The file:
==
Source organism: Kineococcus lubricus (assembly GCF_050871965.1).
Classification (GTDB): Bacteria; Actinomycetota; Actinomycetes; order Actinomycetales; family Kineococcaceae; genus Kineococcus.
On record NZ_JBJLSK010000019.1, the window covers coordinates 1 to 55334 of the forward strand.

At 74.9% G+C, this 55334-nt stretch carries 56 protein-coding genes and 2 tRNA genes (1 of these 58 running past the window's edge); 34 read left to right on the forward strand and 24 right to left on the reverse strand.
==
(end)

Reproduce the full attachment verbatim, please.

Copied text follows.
Source organism: Kineococcus lubricus (assembly GCF_050871965.1).
Classification (GTDB): Bacteria; Actinomycetota; Actinomycetes; order Actinomycetales; family Kineococcaceae; genus Kineococcus.
On record NZ_JBJLSK010000019.1, the window covers coordinates 1 to 55334 of the forward strand.

At 74.9% G+C, this 55334-nt stretch carries 56 protein-coding genes and 2 tRNA genes (1 of these 58 running past the window's edge); 34 read left to right on the forward strand and 24 right to left on the reverse strand.